Hud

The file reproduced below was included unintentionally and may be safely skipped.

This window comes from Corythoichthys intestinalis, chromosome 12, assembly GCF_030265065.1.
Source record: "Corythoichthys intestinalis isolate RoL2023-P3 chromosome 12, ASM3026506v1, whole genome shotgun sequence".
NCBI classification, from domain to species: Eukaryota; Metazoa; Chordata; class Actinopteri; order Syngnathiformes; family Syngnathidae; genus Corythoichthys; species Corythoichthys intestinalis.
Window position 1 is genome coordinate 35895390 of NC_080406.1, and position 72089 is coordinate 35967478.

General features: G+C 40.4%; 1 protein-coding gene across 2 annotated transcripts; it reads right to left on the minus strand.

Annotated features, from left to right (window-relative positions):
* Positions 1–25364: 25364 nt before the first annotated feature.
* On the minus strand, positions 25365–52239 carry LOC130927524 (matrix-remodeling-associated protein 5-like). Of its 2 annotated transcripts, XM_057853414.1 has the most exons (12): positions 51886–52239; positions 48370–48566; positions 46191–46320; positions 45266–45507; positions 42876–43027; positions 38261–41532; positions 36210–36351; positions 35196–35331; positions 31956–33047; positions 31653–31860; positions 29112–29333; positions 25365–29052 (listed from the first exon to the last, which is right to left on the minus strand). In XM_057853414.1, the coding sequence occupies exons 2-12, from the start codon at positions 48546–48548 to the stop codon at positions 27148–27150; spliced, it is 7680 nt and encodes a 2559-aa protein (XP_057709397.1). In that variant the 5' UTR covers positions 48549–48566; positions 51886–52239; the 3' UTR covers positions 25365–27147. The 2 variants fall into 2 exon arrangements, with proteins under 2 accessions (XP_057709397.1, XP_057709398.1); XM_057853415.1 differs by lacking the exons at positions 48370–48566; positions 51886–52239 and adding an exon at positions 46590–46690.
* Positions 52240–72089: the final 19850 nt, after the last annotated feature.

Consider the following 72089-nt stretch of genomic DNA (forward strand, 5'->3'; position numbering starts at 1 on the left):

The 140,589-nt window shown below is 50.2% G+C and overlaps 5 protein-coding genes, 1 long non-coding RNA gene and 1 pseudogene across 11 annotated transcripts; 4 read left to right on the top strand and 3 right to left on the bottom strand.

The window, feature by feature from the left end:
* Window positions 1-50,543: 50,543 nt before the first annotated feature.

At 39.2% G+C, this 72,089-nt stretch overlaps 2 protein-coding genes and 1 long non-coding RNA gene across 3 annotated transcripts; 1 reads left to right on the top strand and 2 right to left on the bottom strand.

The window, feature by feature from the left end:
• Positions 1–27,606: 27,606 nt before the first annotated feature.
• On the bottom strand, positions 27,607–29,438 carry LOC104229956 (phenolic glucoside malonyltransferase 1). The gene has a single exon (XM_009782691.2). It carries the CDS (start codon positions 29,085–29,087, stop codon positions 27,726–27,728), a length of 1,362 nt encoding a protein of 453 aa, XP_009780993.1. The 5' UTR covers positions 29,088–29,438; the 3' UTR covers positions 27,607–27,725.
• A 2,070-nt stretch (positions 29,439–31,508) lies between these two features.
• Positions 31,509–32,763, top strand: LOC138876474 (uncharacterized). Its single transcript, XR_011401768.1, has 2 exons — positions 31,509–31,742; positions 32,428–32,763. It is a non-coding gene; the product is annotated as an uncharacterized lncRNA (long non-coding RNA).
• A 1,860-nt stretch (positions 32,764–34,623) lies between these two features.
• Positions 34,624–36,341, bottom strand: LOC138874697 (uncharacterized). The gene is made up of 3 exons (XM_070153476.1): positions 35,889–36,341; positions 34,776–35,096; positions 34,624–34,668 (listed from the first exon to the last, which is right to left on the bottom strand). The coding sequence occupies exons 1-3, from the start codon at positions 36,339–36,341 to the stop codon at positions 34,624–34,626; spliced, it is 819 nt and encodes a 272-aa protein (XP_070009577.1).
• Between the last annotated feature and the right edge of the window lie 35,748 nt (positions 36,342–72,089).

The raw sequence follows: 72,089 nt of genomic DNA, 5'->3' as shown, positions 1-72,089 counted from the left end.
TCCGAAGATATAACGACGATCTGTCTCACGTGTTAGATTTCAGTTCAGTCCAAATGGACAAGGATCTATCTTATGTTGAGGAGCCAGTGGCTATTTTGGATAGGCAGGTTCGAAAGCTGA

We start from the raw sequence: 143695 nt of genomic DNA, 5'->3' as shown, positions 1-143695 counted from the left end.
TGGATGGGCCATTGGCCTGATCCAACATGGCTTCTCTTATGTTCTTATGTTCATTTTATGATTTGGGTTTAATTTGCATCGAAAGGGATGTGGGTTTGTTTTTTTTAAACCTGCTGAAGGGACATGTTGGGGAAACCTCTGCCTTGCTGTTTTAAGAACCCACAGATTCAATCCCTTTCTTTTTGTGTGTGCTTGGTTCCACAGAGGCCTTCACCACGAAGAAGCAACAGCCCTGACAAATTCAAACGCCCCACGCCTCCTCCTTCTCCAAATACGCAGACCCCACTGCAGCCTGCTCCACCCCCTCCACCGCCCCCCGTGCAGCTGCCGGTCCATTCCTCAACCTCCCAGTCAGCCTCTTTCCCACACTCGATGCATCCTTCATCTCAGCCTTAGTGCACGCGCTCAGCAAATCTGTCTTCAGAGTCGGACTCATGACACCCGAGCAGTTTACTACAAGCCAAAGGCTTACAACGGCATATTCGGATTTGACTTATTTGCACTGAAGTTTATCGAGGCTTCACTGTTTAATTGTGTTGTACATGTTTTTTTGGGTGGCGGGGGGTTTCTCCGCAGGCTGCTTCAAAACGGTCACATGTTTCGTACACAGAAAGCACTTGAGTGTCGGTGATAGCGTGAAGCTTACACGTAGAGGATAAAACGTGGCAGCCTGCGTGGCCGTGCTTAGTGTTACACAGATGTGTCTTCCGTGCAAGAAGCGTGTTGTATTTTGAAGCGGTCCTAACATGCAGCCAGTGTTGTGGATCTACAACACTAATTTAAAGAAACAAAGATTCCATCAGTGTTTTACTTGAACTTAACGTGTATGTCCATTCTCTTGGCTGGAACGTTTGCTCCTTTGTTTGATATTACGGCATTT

I found that I had another legal document to sign. I looked at the next exam I was going to give, and I found that I was already getting questions about the fall semester. I had to buy some food. The best thing that I bought was the mango slices. I went home to take a shower and do my laundry. I had two weeks’ worth of dirty socks. One person asked me what the A’s Opening Night was like. I finished my work feeling tired. I got back home to watch “Hud.” It was a classic that felt like it was related to “The Last Picture Show.” My favorite scene, in fact, was the brief bit in the movie theatre, where the people in town paid 65 cents for a ticket. Before the show, the audience would follow the bouncing ball on the screen and sing along to songs like “Clementine.” The song always makes me think of Tom Lehrer. Audiences don’t do things together these days. They live apart from each other through cell phones. Paul Newman was still young enough to play a young man, a rebellious type who fought with his father until the bitter end. There are mysterious little bits of information that go unexplained. I thought Newman was great in this movie, although I’ll remember him for “The Hustler,” “Cool Hand Luke,” and “Butch Cassidy and the Sundance Kid,” too. Patricia Neal was never in a better movie that I can recall. I couldn’t quite accept her accent, though. I felt that she couldn’t have come from Texas. In this town, a scoop of peach ice cream is a real treat. I thought about how as a child, it really would have been the case. Hud’s father seemed to enjoy sweets. I thought the Melvyn Douglas was excellent in this movie. There was a moment at the end where he expresses anger in his defeat that was very moving. He was an old man in this movie, so in “Being There” he was an extremely old man. I wonder what drove him to be in movies all those years. The story revolves around the cattle and whether or not they have a disease. It’s almost like seeing if your pet is ill. The sight of the government men in their raincoats was frightening. It had implications of Nazis and concentration camps. I remembered that Bill Cosby used to do a routine based on a scene in this movie. There was the suggestion that Mexican cattle infected the Texan cattle. I thought that was almost funny and wondered if there was some kind of racial connotation there. Lonnie, who was Hud’s nephew, wants to listen to his country music, but the adults hate it. They don’t take pleasure in things like music. I wouldn’t have minded hearing a Hank Williams song in this atmosphere. There’s a scene where Alma gives him some lemonade. Lonnie also eats a big burger at one point. Food, drink, alcohol, and women are focal points in this Texas landscape. Some people smoked too much. As in “The Last Picture Show,” people want to leave a place like this. The rest of the world changes, and the old people become relics. Some of the most impressive work in the movie was the cinematography by James Wong Howe. He seemed to have a concept of the sky and the clouds, and some of the shots of Lonnie were interesting. It’s hard to forget this movie, with life and death, the isolation, and the sadness of having to part ways. The director was Martin Ritt. I watched some of “The New Centurions” on television. Stacy Keach was so young and so different from what he was in “Nebraska.” I noticed in one scene the music was Bread’s “Make It with You.” George C. Scott could go from telling an anecdote over the phone to being suicidal in a moment. I thought he was a great actor. He commented on Paul Newman’s work in “The Hustler” and “Hud.” I guess an actor can stink in one picture and be fantastic in another, according to people like Scott. I remember reading the book of “The New Centurions” when I was a kid, and I thought it was compelling. I wasn’t so impressed with the camera work in this one. Watching these movies back to back made me realize how good James Wong Howe was. Erik Estrada was in the last scene. I didn’t notice that before. He was a very young man and nothing like what we saw in his television show. I thought the last scene was rather flat dramatically. It seemed that it was impossible to have a decent personal life when you were a police officer. Jane Alexander was the wife. I had the feeling that her speech reflected someone’s real life. Isabel Sanford was also in the cast. The next movie was “Tony Rome.” The opening shows Frank Sinatra drinking a Budweiser, with Nancy singing the theme song. I thought that Sinatra seemed like he was in the wrong decade. Jill St. John and Sue Lyon were two of the stars in the picture. Sinatra reminded me that I liked him more in the days of “Pal Joey.” Jill St. John looked like she belonged in this setting, where she looked out of place in the F. Scott Fitzgerald story. Simon Oakland was in “Psycho” and “West Side Story.” I would not put him in the upper class of actors after his explanation of Norman Bates’ behavior. Sinatra’s face didn’t show too much age. According to my movie guide, “Tony Rome” showed the new amorality and fashionable violence for 1967. I thought that Sinatra was too much of a fat cat to be able to run after anyone. How would he do in real life in a fistfight with a younger man? “Anna and the King of Siam” was the next movie, but I didn’t want to stay up to watch it. “The King and I” was always enough for me. Some of the people who died on April 16 include Fay Bainter (1968), Edna Ferber (1968), Yasunari Kawabata (1972), David Lean (1991), Ralph Ellison (1994), Michael Ritchie (2001), and Robert Urich (2002). Today is a birthday for Jon Cryer (50), Ellen Barkin (61), Kareem Abdul-Jabbar (68), and Bobby Vinton. According to the Brandon Brooks Rewind radio segment for April 16, Buddy Holly’s first single, “Blue Days, Black Nights,” was released in 1956. In 1964, the Rolling Stones released their first album in the UK. In 1977, David Soul’s “Don’t Give Up on Us” reached Number One on the singles chart. In 2002, Robert Urich died of synovial cell sarcoma in Thousand Oaks, California at the age of 55.